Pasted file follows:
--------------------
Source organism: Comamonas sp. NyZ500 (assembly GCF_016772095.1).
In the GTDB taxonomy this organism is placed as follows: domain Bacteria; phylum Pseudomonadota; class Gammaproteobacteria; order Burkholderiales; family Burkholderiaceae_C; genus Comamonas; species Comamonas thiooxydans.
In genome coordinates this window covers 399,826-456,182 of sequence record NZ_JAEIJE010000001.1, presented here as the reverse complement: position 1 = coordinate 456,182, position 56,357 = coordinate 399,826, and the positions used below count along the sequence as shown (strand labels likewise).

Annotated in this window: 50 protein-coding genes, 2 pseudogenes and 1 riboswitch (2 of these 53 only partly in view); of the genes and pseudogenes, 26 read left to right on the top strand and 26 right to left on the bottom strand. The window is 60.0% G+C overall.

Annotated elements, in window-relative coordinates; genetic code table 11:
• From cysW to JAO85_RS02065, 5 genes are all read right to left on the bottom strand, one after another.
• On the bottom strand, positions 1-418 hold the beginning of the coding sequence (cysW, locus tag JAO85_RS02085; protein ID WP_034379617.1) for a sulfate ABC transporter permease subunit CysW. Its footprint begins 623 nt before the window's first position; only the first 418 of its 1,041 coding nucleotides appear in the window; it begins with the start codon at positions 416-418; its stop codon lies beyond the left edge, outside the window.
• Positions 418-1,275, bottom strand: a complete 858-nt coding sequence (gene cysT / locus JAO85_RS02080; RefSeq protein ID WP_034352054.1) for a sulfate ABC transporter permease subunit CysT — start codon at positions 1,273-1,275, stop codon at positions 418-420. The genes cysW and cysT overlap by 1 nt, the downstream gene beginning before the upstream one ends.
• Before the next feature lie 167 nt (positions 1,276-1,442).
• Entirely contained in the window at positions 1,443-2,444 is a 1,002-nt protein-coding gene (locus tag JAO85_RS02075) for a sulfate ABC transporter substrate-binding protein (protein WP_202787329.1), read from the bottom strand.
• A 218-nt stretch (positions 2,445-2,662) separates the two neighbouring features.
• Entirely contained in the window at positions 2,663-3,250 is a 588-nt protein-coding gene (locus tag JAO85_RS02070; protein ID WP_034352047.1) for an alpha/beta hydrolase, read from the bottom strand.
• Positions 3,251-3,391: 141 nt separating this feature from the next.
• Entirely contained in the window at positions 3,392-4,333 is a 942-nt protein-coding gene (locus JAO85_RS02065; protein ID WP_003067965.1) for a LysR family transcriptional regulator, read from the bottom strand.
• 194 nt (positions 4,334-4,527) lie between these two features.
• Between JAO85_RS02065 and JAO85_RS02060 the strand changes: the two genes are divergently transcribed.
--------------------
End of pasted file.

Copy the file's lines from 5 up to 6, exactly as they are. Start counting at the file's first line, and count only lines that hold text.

Annotated elements, in window-relative coordinates; genetic code table 11:
• From cysW to JAO85_RS02065, 5 genes are all read right to left on the bottom strand, one after another.